• if $F$ is a real field then it has a real closure, let me call it $F'$. By definition, $F'$ is the largest subset of $\mathbf{C}$ which contains $F$ and is also a real field. One can show (again using calculus), that this is the set of all $a \in \mathbf{R}$ which are the root of some polynomial $f(x)$ with coefficients in $F$.

Ok, so about the matter of the definition of a "real field." So what we need calculus for is the fundamental theorem of algebra:

every non-zero polynomial $f(x)$ with complex coefficients has a complex root

Consequentially, we do not need to extend $\mathbf{C}$ to a larger set in order for us to form the set $\mathbf{R}'$ which is the largest field for which:

  • for every $a \in \mathbf{R}'$, either $a$ has a square root or $-a$ has a square root (e.g. $-2$ does not have a real square root but $2$ does)
  • for every polynomial in $\mathbf{R}'$ of odd-degree, there is at least one root in $\mathbf{R}'$

Now of course, we know that $\mathbf{R}' = \mathbf{R}$ because using calculus we can show these facts, but working without calculus, all we can show is that $\mathbf{R} \subseteq \mathbf{R}'$.

Think about it like this: when we go from $\mathbf{Q}$ to $\mathbf{R}$ we use calculus/analytic methods to "fill in the gaps." When we go from $\mathbf{Q}$ to $\mathbf{Q}'$ we are still filling in gaps but only with roots of polynomials. (Here $\mathbf{Q}'$ is the set of all real numbers which are a root of some polynomial with rational coefficients such as $\sqrt{2}$ or the roots of $3x^5 - x^2 + 1$.)

The point is that by using algebra to fill in the gaps, we get an algebraic version of the intermediate value theorem:

Suppose $f(x)$ is a polynomial over $\mathbf{Q}'$ or $\mathbf{R}'$ and $a < b$ and $f(a) < 0 < f(b)$. Then there exists some $c \in (a, b)$ such that $f(c) = 0$.

The difference between this and the calculus IVT is that $f(x)$ must be a polynomial.

Proof: The idea here is to get an odd-degree polynomial and then use the definition of $F'$ to conclude that there is a root. Before we get to that, we must first enforce that the root is between $a$ and $b$.

So suppose $\{a_1, a_2,\dots,a_n\}$ are all the roots of $f(x)$ (repeated with the correct multiplicity). If any of them are between $a$ and $b$ we are done, so let's now consider what happens if none of them are.

If none of the roots are between $a$ and $b$, then let us suppose they are numbered such that $a_1,\dots, a_k$ are all smaller than $a$ and $a_{k+1},\dots,a_n$ are all larger than $b$. Now let us factor $f(x) = (x - a_1)\dots(x - a_n)g(x)$. Note that if $x \in [a, b]$ then $(x - a_1)\dots(x - a_k)$ is always positive and $(x - a_{k+1})\dots(x - a_n)$ has sign $(-1)^{n - k}$. So depending on what $n$ and $k$ are, we either have that $f(x)$ and $g(x)$ have the same sign or opposite signs. If the signs are opposite, replace $g(x)$ by $-g(x)$.

Now what we have is $g(a) < 0 < g(b)$ and $g$ has no roots. Here comes the tricky bit. We know that the polynomial $g(x)$ still has non-real roots and they come in conjugate pairs, what we don't know is that these conjugate pairs are complex (that's the fundamental theorem of algebra, which requires calculus), on the other hand, we do know that by possibly going outside of $\mathbf{C}$ we can find conjugate-pair roots for $g$ and this is sufficient.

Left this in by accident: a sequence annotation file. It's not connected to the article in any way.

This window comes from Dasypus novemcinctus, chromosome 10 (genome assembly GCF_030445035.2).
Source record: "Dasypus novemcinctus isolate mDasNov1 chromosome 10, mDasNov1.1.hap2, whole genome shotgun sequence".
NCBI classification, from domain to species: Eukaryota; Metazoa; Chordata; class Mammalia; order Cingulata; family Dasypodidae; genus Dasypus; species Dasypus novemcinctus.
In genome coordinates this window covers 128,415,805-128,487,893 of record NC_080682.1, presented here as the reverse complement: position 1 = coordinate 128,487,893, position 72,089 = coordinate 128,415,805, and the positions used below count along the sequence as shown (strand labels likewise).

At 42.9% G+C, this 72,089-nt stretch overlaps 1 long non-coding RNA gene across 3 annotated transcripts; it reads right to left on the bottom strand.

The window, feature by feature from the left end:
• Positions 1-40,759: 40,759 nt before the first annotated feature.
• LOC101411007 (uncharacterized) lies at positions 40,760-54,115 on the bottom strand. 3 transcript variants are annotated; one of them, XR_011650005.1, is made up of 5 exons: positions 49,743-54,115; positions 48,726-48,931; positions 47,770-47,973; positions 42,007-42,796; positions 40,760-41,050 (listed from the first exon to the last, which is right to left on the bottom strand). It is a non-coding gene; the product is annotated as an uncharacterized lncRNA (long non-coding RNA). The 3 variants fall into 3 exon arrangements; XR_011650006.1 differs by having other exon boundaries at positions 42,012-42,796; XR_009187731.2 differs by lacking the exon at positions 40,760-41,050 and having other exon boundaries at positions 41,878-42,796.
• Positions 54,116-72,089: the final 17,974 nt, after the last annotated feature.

So we can factor $g(x)$ into a bunch of products such as $$(x - (a + bi))(x - (a - bi)) = x^2 - 2ax - (a^2 - b^2)$$ What's important here is that this is back to being a polynomial over $\mathbf{R}'$ and moreover, we see that it is a quadratic with no real roots. But what we know about quadratics with no real roots is that such a polynomial is always positive (or always negative). Furthermore, since $g$ is a product of such quadratics, $g$ is always positive or always negative. But this can't be so because $g(a) < 0 < g(b)$. So we see that it was always impossible not to have a root between $a$ and $b$.

Whew, that was a lot of work. But what it does is establish the intermediate value theorem for polynomials without using calculus. Once you have a polynomial IVT, you can go through the same motions as the calculus-based proof (Rolle's theorem, Mean Value Theorem) except now your theorems are for polynomials. So with the same motions, we can say that $f(b) - f(a) = (b - a)f'(c)$ for some $c$ between $a$ and $b$...except we aren't assuming that $c \in \mathbf{R}$ just in $\mathbf{R}'$ which we still need to pretend could be larger and we only know that $f'(c) > 0$ if $c \in \mathbf{R}$ not necessarily if $c \in \mathbf{R}'$.

Imagine for a second that $\mathbf{R} = \mathbf{Q}$ and the derivative is $(x^2 - 2)^2$ and you'll see what I mean. For every rational point, $f'(c) > 0$ but there are some irrational points where $f'(c) = 0$. On the other hand, we do at least want to make sure that $f'(c)$ can't be negative.

Well suppose $f'(c) < 0$, then we can find, say by bisection, a sequence of rational points $a_1, a_2, \dots$ such that $|a_i - c|$ is as small as we want. But now we can use algebra (not calculus!) to get a bound on $|f'(a_i) - f'(c)|$ and show that $f'(c) < 0$ is impossible.

Ok so now we're back in our $(x^2 - 2)^2$ case where $f'(c)$ might be $0$. On the other hand, if $f'$ is not identically $0$ then $f'$ can't have more than a finite number of zeroes so we know that $f$ is still strictly increasing. Imagine $f$ is constant for $c \in \mathbf{Q}$, well then $f'$ has infinitely many zeroes by Rolle's theorem (our algebraic version), so $f'$ is identically $0$ so $f$ is constant not just on $\mathbf{Q}$ but on $\mathbf{Q}'$ as well.

TLDR: use algebra to replace IVT with a polynomial version and imagine that you're working on $\mathbf{Q}$ and your $f'(c)$ might be with $c \not\in \mathbf{Q}$ so you can't say $f'(c) > 0$ anymore.